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(en) France, UCL AL #318 - August 1791-July 1792, Dossier Haitian Revolution: The breaking of chains, fire in the plain (ca, de, it, fr, pt)[machine translation]

Date Sun, 19 Sep 2021 09:12:45 +0300


In August 1791, the colony of Saint-Domingue - present-day Haiti -, the goose that laid the golden eggs of the kingdom of France, was swept away by the insurrection of slaves. The social and racial order, which held only by terror, is collapsing. But the insurgent leaders hesitate on the consequences: to settle in the marronnage? Negotiating better working conditions ? An alternative will emerge: the abolition of slavery or "general freedom". ---- Was their sleep that night stirred with heavy forebodings? It is quite possible, so much the planters of Santo Domingo, surrounded by the mass of Africans and enslaved Africans [1], were used to living with fear in their stomachs. Fear of poison, fear of revolt, fear of chestnuts - those groups of fugitives living hidden in the mountains. To ward off this fear, any defiance of a slave to the established order was ruthlessly punished: whipping, torture, mutilation, killing.

Dutty Boukman (circa 1767-1791)
This Senegalese houngan (voodoo priest) would have animated the ceremony of Bois-Caïman, before being a very popular leader of the insurrection. Killed after three months, his head was exhibited in Cape Town to prove that he was not immortal.
Formerly, in the Northern Province, which concentrated the highest density of slaves and was to be the epicenter of any black revolt, a maroon named Makandal had wanted to form a sprawling secret society to liberate Santo Domingo by exterminating the Whites by the poison. Makandal had been captured and burned alive in 1758, but his legend continued, on the eve of the Revolution, to fuel the paranoia of the colonists and to fascinate the slaves.

Makandal's spirit therefore undoubtedly hovered over the secret ceremony held on that night of August 14 to 15, 1791, at a place called Bois-Caïman, (Bwa Kayiman) on the edge of the Lenormand dwelling in Mézy. The 200 or so slaves present did not come from the neighborhood for a calenda , one of those nocturnal feasts to forget the daily hell. This time, it is about a conspiracy, at the instigation of a voodoo priest, Dutty Boukman. There are several coachmen and foremen ("commanders") who, because of their skills - riding a horse, driving a team, providing medical care, speaking French, or even reading it - have been able to move between the estates, forge links and exchange information on the turmoil that is shaking the society of masters.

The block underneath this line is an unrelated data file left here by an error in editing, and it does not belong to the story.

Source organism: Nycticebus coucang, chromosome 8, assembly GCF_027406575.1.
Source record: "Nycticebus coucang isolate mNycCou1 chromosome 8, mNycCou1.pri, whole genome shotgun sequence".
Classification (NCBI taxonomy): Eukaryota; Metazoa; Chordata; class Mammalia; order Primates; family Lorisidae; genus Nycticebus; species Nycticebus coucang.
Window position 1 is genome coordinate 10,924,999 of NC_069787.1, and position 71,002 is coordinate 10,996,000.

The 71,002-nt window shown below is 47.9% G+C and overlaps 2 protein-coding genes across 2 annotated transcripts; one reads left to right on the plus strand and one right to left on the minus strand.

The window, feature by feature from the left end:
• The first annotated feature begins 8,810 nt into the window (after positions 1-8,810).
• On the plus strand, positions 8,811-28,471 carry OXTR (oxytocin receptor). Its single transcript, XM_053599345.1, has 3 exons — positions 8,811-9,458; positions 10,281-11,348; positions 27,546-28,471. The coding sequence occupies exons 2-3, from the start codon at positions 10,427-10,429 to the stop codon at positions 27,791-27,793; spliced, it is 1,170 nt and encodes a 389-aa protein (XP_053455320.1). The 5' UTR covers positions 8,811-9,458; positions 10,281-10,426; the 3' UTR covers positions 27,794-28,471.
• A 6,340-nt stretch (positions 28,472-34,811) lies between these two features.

During the Bois-Caïman voodoo ceremony, 200 enslaved Africans stir up revolt.
Painting by André Normil (1990).
Indeed, for almost two years, the racial segregation of Domingo has been destabilized by the echoes of the revolution in France. There is certainly a quarrel between whites: autonomists inspired by American independence against loyalists attached to the metropolis. But, more importantly, there is the rebellion of the mulatto bourgeoisie, which demands civic equality with the white bourgeoisie. Some Mulattoes even took up arms at the end of October 1790 and were executed. A second mulatto rebellion broke out in July 1791, much more serious, led by competent leaders like André Rigaud, voluntary veteran in the American War of Independence, and who would become a major figure in the Haitian Revolution.

To confront each other, Whites and Mulattoes armed "their negroes". Big mistake. Among the latter, the idea quickly hatched to take advantage of it. A rumor, in particular, electrifies the first half of 1791: in Paris, the good King Louis XVI would have granted three days of rest per month to the slaves, but the greed of the colonists opposed it.

Cafeterias and sweets go up in smoke
In Bois-Caïman, we take an oath to revolt, by torch and iron. When a week later, on the night of August 22 to 23, 1791, the insurrection broke out, it was no surprise in a bloodthirsty outburst. Everything that terrorized slaves on a daily basis - torture, mutilation, rape, death - the masters and their families suffer in return, to the vengeful cry of "Bout à Blancs" [2]. There will be around a thousand deaths. The insurgents are particularly keen to destroy the hated theater of their suffering: 1,200 cafeterias and 160 sweets go up in smoke [3].